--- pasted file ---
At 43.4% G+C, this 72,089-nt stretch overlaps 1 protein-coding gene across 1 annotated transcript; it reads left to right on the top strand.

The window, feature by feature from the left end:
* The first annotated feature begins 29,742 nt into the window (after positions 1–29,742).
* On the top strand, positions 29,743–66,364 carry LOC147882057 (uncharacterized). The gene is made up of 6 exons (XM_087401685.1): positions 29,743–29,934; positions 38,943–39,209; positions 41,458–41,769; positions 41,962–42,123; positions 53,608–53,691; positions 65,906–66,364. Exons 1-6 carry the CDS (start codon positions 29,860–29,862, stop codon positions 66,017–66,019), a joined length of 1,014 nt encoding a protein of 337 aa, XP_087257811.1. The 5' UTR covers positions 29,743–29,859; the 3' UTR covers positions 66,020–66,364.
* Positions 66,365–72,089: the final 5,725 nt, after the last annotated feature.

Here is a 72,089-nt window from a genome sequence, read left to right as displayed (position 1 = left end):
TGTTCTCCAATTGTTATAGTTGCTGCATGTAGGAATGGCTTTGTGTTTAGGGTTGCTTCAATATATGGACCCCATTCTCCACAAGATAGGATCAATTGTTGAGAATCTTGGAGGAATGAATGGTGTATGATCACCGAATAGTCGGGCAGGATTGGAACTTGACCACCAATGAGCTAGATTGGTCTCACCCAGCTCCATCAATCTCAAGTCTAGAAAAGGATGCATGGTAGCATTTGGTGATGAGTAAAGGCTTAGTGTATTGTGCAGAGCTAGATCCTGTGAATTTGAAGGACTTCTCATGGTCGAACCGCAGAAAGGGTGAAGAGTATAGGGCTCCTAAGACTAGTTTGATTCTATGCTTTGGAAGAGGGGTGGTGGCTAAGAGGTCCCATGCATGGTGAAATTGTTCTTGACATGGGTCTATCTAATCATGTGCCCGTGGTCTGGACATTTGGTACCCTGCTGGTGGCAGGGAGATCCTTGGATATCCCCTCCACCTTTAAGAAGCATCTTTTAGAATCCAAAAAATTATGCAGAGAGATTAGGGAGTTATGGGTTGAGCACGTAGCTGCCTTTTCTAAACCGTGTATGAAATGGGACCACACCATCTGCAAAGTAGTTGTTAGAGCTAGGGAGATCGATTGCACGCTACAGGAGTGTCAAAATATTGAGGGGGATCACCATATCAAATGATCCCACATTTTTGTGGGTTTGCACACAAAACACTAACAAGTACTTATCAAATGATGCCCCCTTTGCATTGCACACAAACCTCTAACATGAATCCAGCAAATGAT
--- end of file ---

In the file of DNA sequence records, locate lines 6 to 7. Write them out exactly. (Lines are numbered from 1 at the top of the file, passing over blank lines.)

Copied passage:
Here is a 72,089-nt window from a genome sequence, read left to right as displayed (position 1 = left end):
TGTTCTCCAATTGTTATAGTTGCTGCATGTAGGAATGGCTTTGTGTTTAGGGTTGCTTCAATATATGGACCCCATTCTCCACAAGATAGGATCAATTGTTGAGAATCTTGGAGGAATGAATGGTGTATGATCACCGAATAGTCGGGCAGGATTGGAACTTGACCACCAATGAGCTAGATTGGTCTCACCCAGCTCCATCAATCTCAAGTCTAGAAAAGGATGCATGGTAGCATTTGGTGATGAGTAAAGGCTTAGTGTATTGTGCAGAGCTAGATCCTGTGAATTTGAAGGACTTCTCATGGTCGAACCGCAGAAAGGGTGAAGAGTATAGGGCTCCTAAGACTAGTTTGATTCTATGCTTTGGAAGAGGGGTGGTGGCTAAGAGGTCCCATGCATGGTGAAATTGTTCTTGACATGGGTCTATCTAATCATGTGCCCGTGGTCTGGACATTTGGTACCCTGCTGGTGGCAGGGAGATCCTTGGATATCCCCTCCACCTTTAAGAAGCATCTTTTAGAATCCAAAAAATTATGCAGAGAGATTAGGGAGTTATGGGTTGAGCACGTAGCTGCCTTTTCTAAACCGTGTATGAAATGGGACCACACCATCTGCAAAGTAGTTGTTAGAGCTAGGGAGATCGATTGCACGCTACAGGAGTGTCAAAATATTGAGGGGGATCACCATATCAAATGATCCCACATTTTTGTGGGTTTGCACACAAAACACTAACAAGTACTTATCAAATGATGCCCCCTTTGCATTGCACACAAACCTCTAACATGAATCCAGCAAATGAT